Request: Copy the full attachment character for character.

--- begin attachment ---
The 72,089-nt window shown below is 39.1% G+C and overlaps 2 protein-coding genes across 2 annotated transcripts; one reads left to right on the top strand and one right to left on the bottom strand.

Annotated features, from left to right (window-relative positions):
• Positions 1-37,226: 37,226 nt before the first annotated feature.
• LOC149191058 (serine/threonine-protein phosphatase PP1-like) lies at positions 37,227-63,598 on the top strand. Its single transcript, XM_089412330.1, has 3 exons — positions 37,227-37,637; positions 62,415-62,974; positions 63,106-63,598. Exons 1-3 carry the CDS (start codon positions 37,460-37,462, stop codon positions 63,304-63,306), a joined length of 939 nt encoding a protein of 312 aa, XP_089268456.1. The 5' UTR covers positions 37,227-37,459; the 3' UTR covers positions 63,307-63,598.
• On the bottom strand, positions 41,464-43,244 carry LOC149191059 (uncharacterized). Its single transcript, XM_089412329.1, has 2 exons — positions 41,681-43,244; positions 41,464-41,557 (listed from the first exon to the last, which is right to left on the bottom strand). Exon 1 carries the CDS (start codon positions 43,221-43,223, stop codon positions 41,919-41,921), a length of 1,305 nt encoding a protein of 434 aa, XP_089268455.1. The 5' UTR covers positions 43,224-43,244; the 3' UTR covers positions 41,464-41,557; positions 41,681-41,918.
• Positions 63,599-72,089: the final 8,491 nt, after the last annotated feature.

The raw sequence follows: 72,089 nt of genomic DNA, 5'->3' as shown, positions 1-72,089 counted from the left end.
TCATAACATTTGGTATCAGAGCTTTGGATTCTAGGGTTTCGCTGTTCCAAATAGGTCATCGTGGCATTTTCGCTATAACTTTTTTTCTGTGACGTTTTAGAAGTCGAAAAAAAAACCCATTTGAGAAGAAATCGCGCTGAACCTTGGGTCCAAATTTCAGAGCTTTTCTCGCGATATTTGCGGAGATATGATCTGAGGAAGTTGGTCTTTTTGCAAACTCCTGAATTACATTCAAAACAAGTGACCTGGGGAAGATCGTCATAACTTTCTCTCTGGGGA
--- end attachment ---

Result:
The 72,089-nt window shown below is 39.1% G+C and overlaps 2 protein-coding genes across 2 annotated transcripts; one reads left to right on the top strand and one right to left on the bottom strand.

Annotated features, from left to right (window-relative positions):
• Positions 1-37,226: 37,226 nt before the first annotated feature.
• LOC149191058 (serine/threonine-protein phosphatase PP1-like) lies at positions 37,227-63,598 on the top strand. Its single transcript, XM_089412330.1, has 3 exons — positions 37,227-37,637; positions 62,415-62,974; positions 63,106-63,598. Exons 1-3 carry the CDS (start codon positions 37,460-37,462, stop codon positions 63,304-63,306), a joined length of 939 nt encoding a protein of 312 aa, XP_089268456.1. The 5' UTR covers positions 37,227-37,459; the 3' UTR covers positions 63,307-63,598.
• On the bottom strand, positions 41,464-43,244 carry LOC149191059 (uncharacterized). Its single transcript, XM_089412329.1, has 2 exons — positions 41,681-43,244; positions 41,464-41,557 (listed from the first exon to the last, which is right to left on the bottom strand). Exon 1 carries the CDS (start codon positions 43,221-43,223, stop codon positions 41,919-41,921), a length of 1,305 nt encoding a protein of 434 aa, XP_089268455.1. The 5' UTR covers positions 43,224-43,244; the 3' UTR covers positions 41,464-41,557; positions 41,681-41,918.
• Positions 63,599-72,089: the final 8,491 nt, after the last annotated feature.

The raw sequence follows: 72,089 nt of genomic DNA, 5'->3' as shown, positions 1-72,089 counted from the left end.
TCATAACATTTGGTATCAGAGCTTTGGATTCTAGGGTTTCGCTGTTCCAAATAGGTCATCGTGGCATTTTCGCTATAACTTTTTTTCTGTGACGTTTTAGAAGTCGAAAAAAAAACCCATTTGAGAAGAAATCGCGCTGAACCTTGGGTCCAAATTTCAGAGCTTTTCTCGCGATATTTGCGGAGATATGATCTGAGGAAGTTGGTCTTTTTGCAAACTCCTGAATTACATTCAAAACAAGTGACCTGGGGAAGATCGTCATAACTTTCTCTCTGGGGA